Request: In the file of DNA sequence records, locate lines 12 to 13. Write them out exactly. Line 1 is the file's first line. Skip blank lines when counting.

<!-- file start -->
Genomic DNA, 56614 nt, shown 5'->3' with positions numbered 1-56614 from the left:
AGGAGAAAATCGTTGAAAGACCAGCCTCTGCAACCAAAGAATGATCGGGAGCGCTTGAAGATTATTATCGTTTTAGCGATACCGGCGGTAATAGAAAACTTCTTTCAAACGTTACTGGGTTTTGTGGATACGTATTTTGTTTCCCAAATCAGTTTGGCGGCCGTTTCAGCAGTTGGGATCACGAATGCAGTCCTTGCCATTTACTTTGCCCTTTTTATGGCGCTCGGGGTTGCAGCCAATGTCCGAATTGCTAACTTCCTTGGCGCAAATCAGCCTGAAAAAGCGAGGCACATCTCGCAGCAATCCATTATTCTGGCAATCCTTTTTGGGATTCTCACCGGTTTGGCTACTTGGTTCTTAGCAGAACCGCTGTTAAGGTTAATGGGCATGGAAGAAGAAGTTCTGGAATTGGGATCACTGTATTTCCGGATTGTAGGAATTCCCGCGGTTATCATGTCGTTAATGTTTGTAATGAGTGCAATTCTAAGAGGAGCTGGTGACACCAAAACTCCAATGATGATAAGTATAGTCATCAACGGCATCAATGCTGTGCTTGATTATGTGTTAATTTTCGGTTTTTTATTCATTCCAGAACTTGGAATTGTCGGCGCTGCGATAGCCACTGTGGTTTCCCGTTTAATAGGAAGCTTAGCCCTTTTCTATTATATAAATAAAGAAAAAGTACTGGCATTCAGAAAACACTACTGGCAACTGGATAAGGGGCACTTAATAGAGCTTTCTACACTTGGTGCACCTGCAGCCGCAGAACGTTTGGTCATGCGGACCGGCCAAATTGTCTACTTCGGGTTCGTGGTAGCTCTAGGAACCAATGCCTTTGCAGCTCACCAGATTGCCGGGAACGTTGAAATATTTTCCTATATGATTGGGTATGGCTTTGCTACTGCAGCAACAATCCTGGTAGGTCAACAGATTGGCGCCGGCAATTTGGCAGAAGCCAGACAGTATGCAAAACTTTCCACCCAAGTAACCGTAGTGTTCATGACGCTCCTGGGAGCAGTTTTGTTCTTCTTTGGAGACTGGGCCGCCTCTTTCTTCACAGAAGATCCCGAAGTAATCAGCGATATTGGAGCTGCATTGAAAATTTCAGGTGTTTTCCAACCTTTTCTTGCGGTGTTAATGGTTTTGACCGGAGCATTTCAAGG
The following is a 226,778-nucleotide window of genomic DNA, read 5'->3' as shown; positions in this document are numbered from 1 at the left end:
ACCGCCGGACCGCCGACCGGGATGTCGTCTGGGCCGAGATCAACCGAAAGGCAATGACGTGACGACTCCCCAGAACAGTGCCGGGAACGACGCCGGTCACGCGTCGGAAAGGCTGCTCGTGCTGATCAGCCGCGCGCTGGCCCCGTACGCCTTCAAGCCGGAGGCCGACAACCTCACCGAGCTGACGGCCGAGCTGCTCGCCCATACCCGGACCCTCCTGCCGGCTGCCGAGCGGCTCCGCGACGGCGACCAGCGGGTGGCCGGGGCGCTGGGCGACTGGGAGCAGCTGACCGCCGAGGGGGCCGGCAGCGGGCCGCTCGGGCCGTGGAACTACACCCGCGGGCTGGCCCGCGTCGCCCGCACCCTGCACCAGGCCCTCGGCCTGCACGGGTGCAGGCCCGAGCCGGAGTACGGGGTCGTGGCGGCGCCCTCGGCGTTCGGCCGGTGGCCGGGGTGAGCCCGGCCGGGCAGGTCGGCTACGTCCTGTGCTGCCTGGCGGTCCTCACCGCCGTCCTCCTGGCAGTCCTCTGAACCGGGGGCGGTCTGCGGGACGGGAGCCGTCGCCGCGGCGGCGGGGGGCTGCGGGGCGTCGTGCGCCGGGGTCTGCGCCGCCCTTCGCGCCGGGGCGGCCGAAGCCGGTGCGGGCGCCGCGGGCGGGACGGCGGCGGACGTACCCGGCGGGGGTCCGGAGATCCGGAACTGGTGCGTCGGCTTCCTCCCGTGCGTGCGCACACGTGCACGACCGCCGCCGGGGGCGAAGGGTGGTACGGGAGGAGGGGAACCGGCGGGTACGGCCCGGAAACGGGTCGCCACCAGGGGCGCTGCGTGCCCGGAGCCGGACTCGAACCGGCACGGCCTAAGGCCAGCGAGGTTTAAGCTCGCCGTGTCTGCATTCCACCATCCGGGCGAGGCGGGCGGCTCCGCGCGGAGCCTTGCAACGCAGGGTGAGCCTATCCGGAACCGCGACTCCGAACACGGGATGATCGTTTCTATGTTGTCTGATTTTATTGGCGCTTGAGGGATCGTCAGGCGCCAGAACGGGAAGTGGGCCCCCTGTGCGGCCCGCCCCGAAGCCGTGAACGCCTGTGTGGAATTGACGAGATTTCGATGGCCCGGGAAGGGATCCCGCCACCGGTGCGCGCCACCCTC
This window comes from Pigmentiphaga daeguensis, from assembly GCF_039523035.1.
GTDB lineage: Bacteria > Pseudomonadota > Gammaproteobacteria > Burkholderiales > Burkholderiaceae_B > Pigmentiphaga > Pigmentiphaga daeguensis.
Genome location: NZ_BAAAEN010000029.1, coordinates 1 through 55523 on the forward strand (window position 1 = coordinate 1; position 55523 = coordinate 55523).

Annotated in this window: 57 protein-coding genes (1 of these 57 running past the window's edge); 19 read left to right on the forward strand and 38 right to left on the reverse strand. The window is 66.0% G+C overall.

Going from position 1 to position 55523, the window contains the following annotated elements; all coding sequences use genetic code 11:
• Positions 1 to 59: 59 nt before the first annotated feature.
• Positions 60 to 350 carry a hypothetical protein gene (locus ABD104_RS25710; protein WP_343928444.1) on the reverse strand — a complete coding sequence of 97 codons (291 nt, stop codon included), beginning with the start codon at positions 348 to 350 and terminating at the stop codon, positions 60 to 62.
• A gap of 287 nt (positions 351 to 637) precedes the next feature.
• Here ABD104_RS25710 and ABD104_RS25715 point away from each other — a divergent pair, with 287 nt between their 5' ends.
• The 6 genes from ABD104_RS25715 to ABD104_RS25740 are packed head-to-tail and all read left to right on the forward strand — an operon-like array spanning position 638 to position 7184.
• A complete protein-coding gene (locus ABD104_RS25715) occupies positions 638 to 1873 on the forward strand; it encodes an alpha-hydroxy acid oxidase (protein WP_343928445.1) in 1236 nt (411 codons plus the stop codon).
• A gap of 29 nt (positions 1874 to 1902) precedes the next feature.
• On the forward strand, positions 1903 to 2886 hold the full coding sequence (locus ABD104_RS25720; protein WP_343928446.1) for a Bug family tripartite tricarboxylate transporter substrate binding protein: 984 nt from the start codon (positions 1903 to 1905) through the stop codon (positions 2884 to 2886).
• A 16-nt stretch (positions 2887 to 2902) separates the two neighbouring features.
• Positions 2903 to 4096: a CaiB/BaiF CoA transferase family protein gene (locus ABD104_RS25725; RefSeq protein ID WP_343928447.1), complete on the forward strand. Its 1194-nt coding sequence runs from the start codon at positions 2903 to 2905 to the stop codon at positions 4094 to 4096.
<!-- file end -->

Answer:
• A gap of 287 nt (positions 351 to 637) precedes the next feature.
• Here ABD104_RS25710 and ABD104_RS25715 point away from each other — a divergent pair, with 287 nt between their 5' ends.